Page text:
“Find My Way”, which also made its debut on the 2013 NIN tour of music festivals, is a moody prayer for guidance, featuring Reznor’s trademark solitary piano set in a blasted, distant landscape of ruined dreams and lost moments. The vocal’s gentle, sombre tone belies its underlying regret and grief for “all those things inside of me” that represent the persistent, ghostly past self, which tarnishes hope for solace in a new relationship. The mantra “dear Lord, hear my prayer” is a humble, vulnerable moment in the face of an unfathomable darkness that threatens to close in, unless the solace of a reassuring higher power can allay it. The final moments feature a sly, uncharacteristic guitar lick repeated on the left of the stereo mix — the first appearance of longtime NIN guest guitarist Adrian Belew on the album. They indicate perhaps a glimmer of redemption at hand for the protagonist.

“All Time Low” is unsettling in its glossy, impenetrable musicality (I can hear more of Belew’s distorted lead guitar set far back in the mix, amid the layers of other guitars and synths) when contrasted against the lyric portrayal of morbid fixation, self-abuse and co-dependency. The lyrics, full of shame for having willfully allowed the grip of addiction to gain a toehold, then encouraging a romantic partner to partake — a denial of every principle that the cleaned-up Reznor would hold — sound positively seductive and even triumphant when scored this way. The slippery electric bass line comes courtesy of ace session player Pino Palladino, who makes his auspicious debut with NIN, appearing all over this album. The music twists and turns though a psychedelic segment of arpeggiated synths, not fully grounded in a single temporal moment any longer as the protagonist’s ego becomes untethered.

“Disappointed” is my favourite of the new songs; NIN played it a few times on the 2013 festival dates and what immediately struck me, even more than the inviting groove, was its thrillingly bitter lyric — a dialogue that seems to pit Reznor against his inner critic (or possibly those in the world around him). Taking directly from the Ghosts I-IV playbook of bowed and plucked string instruments layered over top of a harsh electronic rasp, the studio version delivers even more ear candy than did the unusual sight of Josh Eustis playing a two-string erhu in live performances (played on the album by Autolux’s Eugene Goreshter). It makes more sense sequenced where it is on the album, instead of the second slot in the show — right after another brand new song, no less. The relentless grind of guitar noises from the song’s first half abruptly drop out in the extended outro, where bowed string instruments take over momentarily before being swallowed again in the morass of orchestration, which crests and falls and then starts to build again before falling mute.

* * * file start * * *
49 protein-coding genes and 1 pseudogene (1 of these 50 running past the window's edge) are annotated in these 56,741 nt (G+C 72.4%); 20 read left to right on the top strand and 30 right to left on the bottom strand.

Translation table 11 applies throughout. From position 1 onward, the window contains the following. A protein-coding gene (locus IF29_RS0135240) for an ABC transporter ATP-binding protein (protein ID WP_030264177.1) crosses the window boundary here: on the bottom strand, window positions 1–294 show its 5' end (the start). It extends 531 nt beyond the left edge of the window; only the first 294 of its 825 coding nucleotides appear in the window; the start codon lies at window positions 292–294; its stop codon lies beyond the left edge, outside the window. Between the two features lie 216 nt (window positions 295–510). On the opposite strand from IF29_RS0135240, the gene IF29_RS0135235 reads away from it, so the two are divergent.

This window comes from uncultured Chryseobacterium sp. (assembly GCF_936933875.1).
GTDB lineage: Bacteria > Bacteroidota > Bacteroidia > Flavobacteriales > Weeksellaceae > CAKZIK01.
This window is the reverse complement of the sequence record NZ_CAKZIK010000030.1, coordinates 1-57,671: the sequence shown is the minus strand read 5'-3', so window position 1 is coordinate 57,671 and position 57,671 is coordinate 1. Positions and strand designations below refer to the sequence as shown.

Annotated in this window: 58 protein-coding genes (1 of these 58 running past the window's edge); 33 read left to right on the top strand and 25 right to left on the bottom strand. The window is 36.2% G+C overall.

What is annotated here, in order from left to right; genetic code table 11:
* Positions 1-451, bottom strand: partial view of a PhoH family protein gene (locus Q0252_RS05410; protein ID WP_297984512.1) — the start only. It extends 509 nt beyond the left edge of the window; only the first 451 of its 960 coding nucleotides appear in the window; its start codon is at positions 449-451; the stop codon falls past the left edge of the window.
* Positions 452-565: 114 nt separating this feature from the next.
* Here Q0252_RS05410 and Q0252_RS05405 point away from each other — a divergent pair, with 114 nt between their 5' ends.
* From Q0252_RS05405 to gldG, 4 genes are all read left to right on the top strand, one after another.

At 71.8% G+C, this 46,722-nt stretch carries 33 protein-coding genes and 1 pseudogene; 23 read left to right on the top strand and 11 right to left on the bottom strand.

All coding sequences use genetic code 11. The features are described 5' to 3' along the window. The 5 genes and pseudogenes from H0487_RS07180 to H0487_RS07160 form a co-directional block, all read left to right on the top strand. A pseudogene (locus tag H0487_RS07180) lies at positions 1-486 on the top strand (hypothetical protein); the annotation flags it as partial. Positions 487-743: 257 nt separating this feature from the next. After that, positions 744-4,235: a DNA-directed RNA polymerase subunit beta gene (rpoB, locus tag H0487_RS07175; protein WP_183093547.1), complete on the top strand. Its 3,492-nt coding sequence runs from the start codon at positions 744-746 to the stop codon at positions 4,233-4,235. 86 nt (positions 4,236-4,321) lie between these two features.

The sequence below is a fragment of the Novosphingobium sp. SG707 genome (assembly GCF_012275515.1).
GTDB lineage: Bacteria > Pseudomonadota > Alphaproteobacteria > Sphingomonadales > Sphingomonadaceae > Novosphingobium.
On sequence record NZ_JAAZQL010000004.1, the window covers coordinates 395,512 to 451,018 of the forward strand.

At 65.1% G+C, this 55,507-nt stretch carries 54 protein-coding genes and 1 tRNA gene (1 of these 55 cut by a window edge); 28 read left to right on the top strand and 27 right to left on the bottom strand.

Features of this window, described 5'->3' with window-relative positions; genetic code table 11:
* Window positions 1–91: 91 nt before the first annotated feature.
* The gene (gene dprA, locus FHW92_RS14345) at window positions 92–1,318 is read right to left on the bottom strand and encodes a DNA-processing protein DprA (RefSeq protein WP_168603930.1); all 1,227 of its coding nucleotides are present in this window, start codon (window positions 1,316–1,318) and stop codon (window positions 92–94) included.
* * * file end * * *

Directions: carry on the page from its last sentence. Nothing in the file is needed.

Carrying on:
“Everything” is a dance-rock rave-up, with soaring major-key harmonies overlaying a Reznor rant about getting locked in a frightening dry-out period, surrounded by piles of noisy guitar clatter. In terms of melodic immediacy, it has few parallels in the NIN catalogue. This is exactly the kind of track that divides Reznor’s audience along lines of pro-and-con, lovers and haters. The surface construction seems so obvious, so accessible and rooted in genuine pop hooks, that those who deny themselves these pleasures may dismiss it. Reznor would surely not have bothered to include it on the album if he didn’t think at least some fans would dub it the “worst NIN song ever”, which of course they immediately did. Yet the song leads down a very dark path, into harrowing ego-death and seclusion, with eventual redemption and rebirth. Reznor implies the harrowing physiological process of cleaning out one’s body of addictive substances by the “walls [that] dissolve” and “hands [beginning] to shake”. His final cry of “I am home, I believe” is the conclusion of having quelled the inner demons, thanks to the higher power summoned for its assistance. Yet Reznor’s voice is not without ambiguous emotion: what has this deal cost him?